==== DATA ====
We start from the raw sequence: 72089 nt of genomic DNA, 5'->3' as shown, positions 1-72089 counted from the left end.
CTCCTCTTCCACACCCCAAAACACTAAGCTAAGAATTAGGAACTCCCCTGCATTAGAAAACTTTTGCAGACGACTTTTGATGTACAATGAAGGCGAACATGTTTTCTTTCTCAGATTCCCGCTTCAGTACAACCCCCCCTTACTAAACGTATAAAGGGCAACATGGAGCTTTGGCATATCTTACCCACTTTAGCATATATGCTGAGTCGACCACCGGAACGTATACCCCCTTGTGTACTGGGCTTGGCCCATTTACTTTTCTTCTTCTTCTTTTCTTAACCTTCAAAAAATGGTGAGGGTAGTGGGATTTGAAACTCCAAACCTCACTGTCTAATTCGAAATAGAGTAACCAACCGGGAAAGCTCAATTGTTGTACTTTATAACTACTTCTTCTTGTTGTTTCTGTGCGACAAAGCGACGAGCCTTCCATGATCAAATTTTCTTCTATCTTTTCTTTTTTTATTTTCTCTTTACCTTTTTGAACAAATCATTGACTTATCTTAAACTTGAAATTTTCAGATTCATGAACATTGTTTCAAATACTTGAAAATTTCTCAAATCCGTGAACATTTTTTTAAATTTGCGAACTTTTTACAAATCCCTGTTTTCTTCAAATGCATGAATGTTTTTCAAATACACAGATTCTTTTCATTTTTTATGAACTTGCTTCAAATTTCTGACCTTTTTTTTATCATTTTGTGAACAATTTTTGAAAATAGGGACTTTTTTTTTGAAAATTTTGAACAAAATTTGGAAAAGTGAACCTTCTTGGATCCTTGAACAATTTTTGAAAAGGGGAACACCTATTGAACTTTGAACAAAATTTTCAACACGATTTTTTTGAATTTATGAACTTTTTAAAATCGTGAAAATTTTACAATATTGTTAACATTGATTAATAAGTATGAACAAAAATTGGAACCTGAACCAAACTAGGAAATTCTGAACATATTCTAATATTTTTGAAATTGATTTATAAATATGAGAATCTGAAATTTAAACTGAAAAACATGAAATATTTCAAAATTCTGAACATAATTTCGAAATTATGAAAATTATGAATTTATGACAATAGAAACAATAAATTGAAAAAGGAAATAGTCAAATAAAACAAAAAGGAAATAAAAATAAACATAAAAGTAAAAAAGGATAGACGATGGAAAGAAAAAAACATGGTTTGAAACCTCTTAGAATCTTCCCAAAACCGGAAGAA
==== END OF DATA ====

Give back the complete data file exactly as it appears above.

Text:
We start from the raw sequence: 72089 nt of genomic DNA, 5'->3' as shown, positions 1-72089 counted from the left end.
CTCCTCTTCCACACCCCAAAACACTAAGCTAAGAATTAGGAACTCCCCTGCATTAGAAAACTTTTGCAGACGACTTTTGATGTACAATGAAGGCGAACATGTTTTCTTTCTCAGATTCCCGCTTCAGTACAACCCCCCCTTACTAAACGTATAAAGGGCAACATGGAGCTTTGGCATATCTTACCCACTTTAGCATATATGCTGAGTCGACCACCGGAACGTATACCCCCTTGTGTACTGGGCTTGGCCCATTTACTTTTCTTCTTCTTCTTTTCTTAACCTTCAAAAAATGGTGAGGGTAGTGGGATTTGAAACTCCAAACCTCACTGTCTAATTCGAAATAGAGTAACCAACCGGGAAAGCTCAATTGTTGTACTTTATAACTACTTCTTCTTGTTGTTTCTGTGCGACAAAGCGACGAGCCTTCCATGATCAAATTTTCTTCTATCTTTTCTTTTTTTATTTTCTCTTTACCTTTTTGAACAAATCATTGACTTATCTTAAACTTGAAATTTTCAGATTCATGAACATTGTTTCAAATACTTGAAAATTTCTCAAATCCGTGAACATTTTTTTAAATTTGCGAACTTTTTACAAATCCCTGTTTTCTTCAAATGCATGAATGTTTTTCAAATACACAGATTCTTTTCATTTTTTATGAACTTGCTTCAAATTTCTGACCTTTTTTTTATCATTTTGTGAACAATTTTTGAAAATAGGGACTTTTTTTTTGAAAATTTTGAACAAAATTTGGAAAAGTGAACCTTCTTGGATCCTTGAACAATTTTTGAAAAGGGGAACACCTATTGAACTTTGAACAAAATTTTCAACACGATTTTTTTGAATTTATGAACTTTTTAAAATCGTGAAAATTTTACAATATTGTTAACATTGATTAATAAGTATGAACAAAAATTGGAACCTGAACCAAACTAGGAAATTCTGAACATATTCTAATATTTTTGAAATTGATTTATAAATATGAGAATCTGAAATTTAAACTGAAAAACATGAAATATTTCAAAATTCTGAACATAATTTCGAAATTATGAAAATTATGAATTTATGACAATAGAAACAATAAATTGAAAAAGGAAATAGTCAAATAAAACAAAAAGGAAATAAAAATAAACATAAAAGTAAAAAAGGATAGACGATGGAAAGAAAAAAACATGGTTTGAAACCTCTTAGAATCTTCCCAAAACCGGAAGAA